Next, I hit Dusty Rhodes Park in Ocean Beach where I spotted Keri tossing the tennis ball for Charlie. The dog was wearing a red and white stripe cable-knit sweater, a gift from her sisters. The one-year-old Jack Russell Terrier-Chihuahua mix was a rescue from a nonprofit, Tragic to Magic. She explained, “They rescue dogs from Mexico. So they brought him over the border at four months… and we just fell in love with him. Scooped him right up!”
Charlie’s a goofball despite the ‘bad boy’ jean jacket look
She and her boyfriend also own a couple of cats, but when I asked if she ever dresses them, Keri burst into laughter at the thought. “No! They would never go for that! They would kill me. But Charlie loves it. We have a bubble vest for him when it gets really cold at night. And he has an Adidas hoodie — just, you know, to be cool. And some sweaters when it’s chilly in the mornings. He doesn’t mind at all.” She beamed at him as he trotted back for another throw: “He knows he looks cool!”
Finally, I headed to East Village, where I met Ryan and another Charlie — this time, a three-year-old Doberman Pinscher. Sitting tall, he looked fur-ocious (sorry) in a washed denim jacket (City Dog, $40). Ryan’s tone signaled that it was a splurge, but he still felt the purchase was worth it. I couldn’t disagree. Despite this appearance, Ryan described his pooch’s personality as “totally friendly goofball. He’s just a lover.”
Keri’s t-shirt reads “I’m a dog person”
Ryan owns a number of doggy bowties and dresses his Doberman in a sweater to keep him warm on morning walks. “The short hair dogs,” he explains, “they don’t have much to protect them.”
Ryan also thinks it’s good to match collars to a dog’s coat. “It’s sort of bronze, so it really blends in with all of his orangish markings. See how good it looks on him?”
Ryan says Charlie is constantly being approached, “People get really excited! He does have Instagram (@charlie.dobes). He has more followers than me!”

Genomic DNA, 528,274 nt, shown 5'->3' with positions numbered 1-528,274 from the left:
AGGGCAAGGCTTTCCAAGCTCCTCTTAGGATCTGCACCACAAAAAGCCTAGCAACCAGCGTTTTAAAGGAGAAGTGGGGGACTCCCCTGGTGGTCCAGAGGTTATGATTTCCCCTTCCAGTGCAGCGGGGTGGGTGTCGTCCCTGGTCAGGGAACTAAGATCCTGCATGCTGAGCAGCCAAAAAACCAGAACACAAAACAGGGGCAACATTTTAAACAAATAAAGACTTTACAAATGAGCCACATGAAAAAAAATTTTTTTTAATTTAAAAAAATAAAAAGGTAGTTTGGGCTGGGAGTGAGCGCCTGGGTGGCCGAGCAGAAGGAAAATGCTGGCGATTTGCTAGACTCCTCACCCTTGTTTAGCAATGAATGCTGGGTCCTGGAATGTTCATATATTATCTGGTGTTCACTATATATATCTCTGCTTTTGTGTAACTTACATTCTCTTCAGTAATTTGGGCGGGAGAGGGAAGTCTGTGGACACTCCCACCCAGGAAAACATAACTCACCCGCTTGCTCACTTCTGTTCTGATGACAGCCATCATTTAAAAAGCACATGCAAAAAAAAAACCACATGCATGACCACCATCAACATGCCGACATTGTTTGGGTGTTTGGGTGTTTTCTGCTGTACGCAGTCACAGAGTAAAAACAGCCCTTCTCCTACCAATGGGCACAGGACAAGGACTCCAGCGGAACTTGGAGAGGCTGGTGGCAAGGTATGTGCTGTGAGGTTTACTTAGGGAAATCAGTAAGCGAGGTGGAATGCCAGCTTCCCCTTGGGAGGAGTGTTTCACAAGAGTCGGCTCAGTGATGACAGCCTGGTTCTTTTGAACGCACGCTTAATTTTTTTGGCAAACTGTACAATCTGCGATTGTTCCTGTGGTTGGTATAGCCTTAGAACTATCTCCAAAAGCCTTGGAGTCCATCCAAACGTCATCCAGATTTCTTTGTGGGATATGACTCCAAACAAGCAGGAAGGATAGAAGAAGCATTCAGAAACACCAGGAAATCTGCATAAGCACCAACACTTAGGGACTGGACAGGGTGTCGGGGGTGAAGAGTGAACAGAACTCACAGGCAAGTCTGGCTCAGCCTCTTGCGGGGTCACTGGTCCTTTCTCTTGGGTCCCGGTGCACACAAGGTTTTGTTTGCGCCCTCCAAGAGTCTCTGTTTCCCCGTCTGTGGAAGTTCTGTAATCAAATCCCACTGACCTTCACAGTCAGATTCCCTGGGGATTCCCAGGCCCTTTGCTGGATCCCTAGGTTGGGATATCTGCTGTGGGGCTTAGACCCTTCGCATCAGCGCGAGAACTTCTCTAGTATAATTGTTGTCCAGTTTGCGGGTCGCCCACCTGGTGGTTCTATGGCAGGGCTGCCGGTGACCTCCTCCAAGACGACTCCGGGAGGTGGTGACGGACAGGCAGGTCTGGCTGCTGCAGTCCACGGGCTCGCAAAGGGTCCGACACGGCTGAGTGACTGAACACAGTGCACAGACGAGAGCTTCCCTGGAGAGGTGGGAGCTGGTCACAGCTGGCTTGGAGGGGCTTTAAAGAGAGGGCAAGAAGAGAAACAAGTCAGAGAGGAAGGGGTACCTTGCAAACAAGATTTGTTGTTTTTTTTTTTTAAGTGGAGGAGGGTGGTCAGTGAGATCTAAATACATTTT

Ryan is aware that some people think dressing dogs is preposterous, but he doesn’t feel judged. “Living downtown, I think a lot of people enjoy dressing their dogs, they just might not have the time to do it. But I think people are pretty open and artsy in this neighborhood.”
– Samantha St. Pierre
Bilbo got a job at Waddles, selling bags of cracked corn to tourists who wanted to feed the pond ducks.
An Exceptional Duck
Offbeat and unusual, such friends I've had many,
a lot of odd birds, to be sure.
But perhaps the most odd and offbeat of all
was an abandoned young duck, new to the world.
Heather and I took him into our home,
his namesake a Hobbit named Bilbo,
a name to say slowly when introducing a duck
lest the listener think they've just met a dildo.
Well mannered while young, he'd hold in his poop
while indoors or riding in pockets.
First with peeps, then with quacks, he'd yell to go out,
a habit I missed when he lost it.
An industrious duck, Heather got him a job
selling duck stuff to tourists who met him.
Rode to work in a box on the back of her scooter
(it's not like a helmet would fit him!)
Brave as a lion and fast as a cheetah,
tackling bugs half his size without fear.
A well-travelled duck, though not loved at hotels,
where most said "Get the duck outta here!"
When kittens showed up in his yard with no momma,
he took over and served as their Duck Dad.
They purred and they cuddled to his confident quack,
though the pecking and grooming nearly drove them quite mad.
A land-loving duck, he never did fly,
save for three or four second of lift.
A gardener duck, he ate all the right bugs,
pooping perfect manure he'd present like a gift.
Few lives intersect, not in meaningful ways,
but God blessed me with fortune and luck,
to have shared the most exceptional life
of a most exceptional duck.
— Jay Allen Sanford